Contemporary art display puts spin on “landscape”art

Rachel Hoerman

Art is more than just pretty pictures. It is as much concerned with the inspiration and execution behind a piece as it is about physical representation. “Landscape and the Natural Order,” a new exhibit at Wriston Art Center, makes this statement abundantly clear.Consisting of pieces on loan from a private commercial gallery in Chicago, “Landscape and the Natural Order” has a pleasantly deceptive title. Though one might imagine paintings of rolling hills and sweeping fields, the show instead deals with the work of four German-born contemporary artists and their individual representations of natural and physical places, using an array of individual approaches and rather interesting materials.

All of the pieces are conceptual, and all are abstract. As Wriston Art Center Curator Frank Lewis explains: “The exhibit’s loose theme of ‘Landscape in the Natural Order’ isn’t about people painting pictures of landscapes. It’s about the meaning or feelings behind the work rather than the images involved.”

The minimalist movement of the early 1960s had a profound effect on the world of art and a detectable influence in the works of the four artists on display. Abstract to the extreme in idea and in execution, minimalism was an art movement concerned with essence and viewer participation. “The minimalists felt that conventional works of art had subjects so complex they overwhelmed the viewer. They wanted to narrow the subject matter down and express the idea that art can exist outside of simple optical experience,” says Lewis.

Also central to the main theme of the exhibit are the individual artists’ ideas and the various techniques through which they are realized on canvas. The work of artist Mario Reis quite literally captures nature through his attempts to depict it. Reis places his primed canvases in rivers and streams, allowing riverbed silt and other sediments to collect upon them.

“Reis is interesting because he plays with symmetry in the arrangement of his work and is interested in the aesthetic results, but ultimately, he doesn’t have his hand in what he is trying to produce,” adds Lewis. Thus far, Reis has created art from a river or stream in every state of the union.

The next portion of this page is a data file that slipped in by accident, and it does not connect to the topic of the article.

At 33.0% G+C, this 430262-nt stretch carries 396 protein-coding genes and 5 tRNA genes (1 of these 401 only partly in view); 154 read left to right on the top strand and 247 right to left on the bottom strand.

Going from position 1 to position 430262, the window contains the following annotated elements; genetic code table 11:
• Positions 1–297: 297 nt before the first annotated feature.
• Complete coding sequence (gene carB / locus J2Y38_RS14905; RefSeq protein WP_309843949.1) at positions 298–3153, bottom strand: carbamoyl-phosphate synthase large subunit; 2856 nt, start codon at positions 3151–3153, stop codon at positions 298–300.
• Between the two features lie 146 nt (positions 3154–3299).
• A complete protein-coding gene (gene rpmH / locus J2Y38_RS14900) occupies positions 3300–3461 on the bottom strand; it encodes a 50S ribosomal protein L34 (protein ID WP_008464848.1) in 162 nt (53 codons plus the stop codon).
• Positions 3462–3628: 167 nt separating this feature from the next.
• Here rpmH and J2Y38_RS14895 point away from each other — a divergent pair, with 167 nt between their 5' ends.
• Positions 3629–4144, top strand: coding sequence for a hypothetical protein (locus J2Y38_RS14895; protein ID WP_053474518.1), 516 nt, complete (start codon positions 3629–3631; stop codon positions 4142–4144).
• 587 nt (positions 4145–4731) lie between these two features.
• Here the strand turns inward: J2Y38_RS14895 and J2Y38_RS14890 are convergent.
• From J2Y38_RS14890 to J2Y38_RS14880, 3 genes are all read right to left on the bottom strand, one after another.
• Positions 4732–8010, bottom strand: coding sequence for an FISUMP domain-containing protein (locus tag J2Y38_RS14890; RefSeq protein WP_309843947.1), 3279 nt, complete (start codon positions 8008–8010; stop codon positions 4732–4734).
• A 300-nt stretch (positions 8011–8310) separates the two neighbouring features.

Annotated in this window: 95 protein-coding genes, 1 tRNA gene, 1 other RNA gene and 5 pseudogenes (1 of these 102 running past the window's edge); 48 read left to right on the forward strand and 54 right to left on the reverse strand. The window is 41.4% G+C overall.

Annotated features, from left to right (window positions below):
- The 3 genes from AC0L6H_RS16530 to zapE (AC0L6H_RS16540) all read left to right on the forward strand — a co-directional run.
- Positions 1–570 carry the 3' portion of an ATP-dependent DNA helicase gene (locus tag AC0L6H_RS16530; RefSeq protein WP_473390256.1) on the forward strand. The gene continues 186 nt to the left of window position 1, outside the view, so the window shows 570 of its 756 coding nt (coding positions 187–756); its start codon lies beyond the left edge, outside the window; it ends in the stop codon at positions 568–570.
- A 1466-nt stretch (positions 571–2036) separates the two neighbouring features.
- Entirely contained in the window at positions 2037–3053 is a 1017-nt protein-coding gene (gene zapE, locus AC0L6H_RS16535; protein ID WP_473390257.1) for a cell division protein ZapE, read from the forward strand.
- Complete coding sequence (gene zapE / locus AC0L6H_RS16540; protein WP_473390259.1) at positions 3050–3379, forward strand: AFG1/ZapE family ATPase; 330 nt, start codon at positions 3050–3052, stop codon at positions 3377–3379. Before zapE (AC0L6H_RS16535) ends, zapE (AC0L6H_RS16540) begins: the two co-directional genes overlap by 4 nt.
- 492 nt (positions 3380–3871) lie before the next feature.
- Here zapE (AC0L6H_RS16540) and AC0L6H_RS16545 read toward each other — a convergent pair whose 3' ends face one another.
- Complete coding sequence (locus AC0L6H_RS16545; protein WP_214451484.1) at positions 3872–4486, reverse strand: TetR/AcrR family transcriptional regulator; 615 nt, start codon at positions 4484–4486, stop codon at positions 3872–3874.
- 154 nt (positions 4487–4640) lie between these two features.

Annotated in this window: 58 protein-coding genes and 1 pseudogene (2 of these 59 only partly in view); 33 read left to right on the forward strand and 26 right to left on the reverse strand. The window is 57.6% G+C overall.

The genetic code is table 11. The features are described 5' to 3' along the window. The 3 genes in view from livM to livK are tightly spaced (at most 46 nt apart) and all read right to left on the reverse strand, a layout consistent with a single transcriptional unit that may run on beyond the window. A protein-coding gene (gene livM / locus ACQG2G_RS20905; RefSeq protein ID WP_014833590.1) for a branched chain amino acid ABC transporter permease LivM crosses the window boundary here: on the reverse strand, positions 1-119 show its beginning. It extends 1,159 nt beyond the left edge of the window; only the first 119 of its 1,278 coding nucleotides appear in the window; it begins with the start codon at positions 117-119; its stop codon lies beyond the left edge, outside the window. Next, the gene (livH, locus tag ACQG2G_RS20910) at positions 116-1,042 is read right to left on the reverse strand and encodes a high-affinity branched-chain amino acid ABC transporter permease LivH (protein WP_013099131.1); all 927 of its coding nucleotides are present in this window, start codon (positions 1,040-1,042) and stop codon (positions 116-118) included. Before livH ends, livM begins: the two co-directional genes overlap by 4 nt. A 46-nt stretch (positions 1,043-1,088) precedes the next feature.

Ulli Rooney, another artist whose work is on display, strives to capture the essence of the natural world with his palette of glowing oil colors. By mixing oil paint and medium to produce a nearly transparent glaze of glowing color, Rooney creates large canvas block paintings that are almost Rothko-esque in style and function. Though not representative of specific objects, his work has strong correlatives in nature. “As we look at Rooney’s work, we can see how carefully his colors change. Our eyes are constantly adjusting, and we see a drama unfolding inside the piece,” says Lewis.

In large panels of seemingly transparent shades of white, the work of Udo Noger emerges. Noger’s technique is that of optical illusion, combined with a structural integrity based on the interplay of shadow and light. Noger begins by constructing a square canvas framework, and adding interesting shapes made of wood and styrofoam. After stretching canvas over the frame, Noger loads it with transparent veils of white, adding coats of paint that integrate the structural design beneath the canvas’s surface with the painting itself, allowing the actual framework of the piece to become part of the art.

“In Noger’s work, we experience the painting’s depth. If you get too close to the work, your eye makes the shape disappear, and as you move away, you start seeing ghost-like whispers of paint emerging through one layer into another,” explains Lewis.

In contrast with Noger’s canvases of melting figures and calm color, the work of Brigitte Riesebrodt combines intense hues, bits of wire, and scribbles of charcoal and graphite with a more traditional form of collage. Instead of canvas, Riesebrodt recycles and paints upon old U.S. mailbags. Her surfaces are rough and weathered, and her style reflects Picasso’s influence in the world of art.

“Riesebrodt works with the layering and unveiling of glazes and is concerned with catching the light. Her surfaces are much rougher, with an almost grainy quality, for a strong but subtle effect,” says Lewis.

“Landscape and the Natural Order” is a show stunning in its simplicity and unique in the philosophy it expresses. It’s not your run-of-the-mill central Wisconsin art display (there are no Terry Redlins), and that’s only one of the reasons to check it out. It’s not art for art’s sake, but rather a different spin and a refreshing view on the conceptions of nature and of place presented by four very talented individuals.

The show opens Jan. 18 at 6 p.m. and runs through March 17 at Wriston Art Center.

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